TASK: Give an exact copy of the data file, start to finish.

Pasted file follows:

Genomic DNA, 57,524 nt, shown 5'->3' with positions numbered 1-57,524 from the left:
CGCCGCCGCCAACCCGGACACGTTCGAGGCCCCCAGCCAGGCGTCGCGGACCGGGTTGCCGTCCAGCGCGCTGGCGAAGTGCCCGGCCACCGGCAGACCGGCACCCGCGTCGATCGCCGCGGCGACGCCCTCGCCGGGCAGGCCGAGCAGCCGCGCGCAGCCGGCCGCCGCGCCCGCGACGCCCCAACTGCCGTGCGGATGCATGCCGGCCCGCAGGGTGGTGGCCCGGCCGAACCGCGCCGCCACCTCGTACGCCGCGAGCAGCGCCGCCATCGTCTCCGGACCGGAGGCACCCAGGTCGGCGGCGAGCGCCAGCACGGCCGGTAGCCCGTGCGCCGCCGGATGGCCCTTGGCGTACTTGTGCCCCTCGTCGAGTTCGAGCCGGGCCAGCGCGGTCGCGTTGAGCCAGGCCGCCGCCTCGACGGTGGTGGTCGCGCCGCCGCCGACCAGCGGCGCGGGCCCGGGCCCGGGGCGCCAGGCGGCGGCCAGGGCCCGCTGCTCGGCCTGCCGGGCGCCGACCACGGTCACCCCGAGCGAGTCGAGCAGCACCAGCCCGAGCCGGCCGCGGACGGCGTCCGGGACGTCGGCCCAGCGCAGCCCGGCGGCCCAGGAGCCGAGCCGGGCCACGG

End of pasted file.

Genomic DNA, 57,524 nt, shown 5'->3' with positions numbered 1-57,524 from the left:
CGCCGCCGCCAACCCGGACACGTTCGAGGCCCCCAGCCAGGCGTCGCGGACCGGGTTGCCGTCCAGCGCGCTGGCGAAGTGCCCGGCCACCGGCAGACCGGCACCCGCGTCGATCGCCGCGGCGACGCCCTCGCCGGGCAGGCCGAGCAGCCGCGCGCAGCCGGCCGCCGCGCCCGCGACGCCCCAACTGCCGTGCGGATGCATGCCGGCCCGCAGGGTGGTGGCCCGGCCGAACCGCGCCGCCACCTCGTACGCCGCGAGCAGCGCCGCCATCGTCTCCGGACCGGAGGCACCCAGGTCGGCGGCGAGCGCCAGCACGGCCGGTAGCCCGTGCGCCGCCGGATGGCCCTTGGCGTACTTGTGCCCCTCGTCGAGTTCGAGCCGGGCCAGCGCGGTCGCGTTGAGCCAGGCCGCCGCCTCGACGGTGGTGGTCGCGCCGCCGCCGACCAGCGGCGCGGGCCCGGGCCCGGGGCGCCAGGCGGCGGCCAGGGCCCGCTGCTCGGCCTGCCGGGCGCCGACCACGGTCACCCCGAGCGAGTCGAGCAGCACCAGCCCGAGCCGGCCGCGGACGGCGTCCGGGACGTCGGCCCAGCGCAGCCCGGCGGCCCAGGAGCCGAGCCGGGCCACGG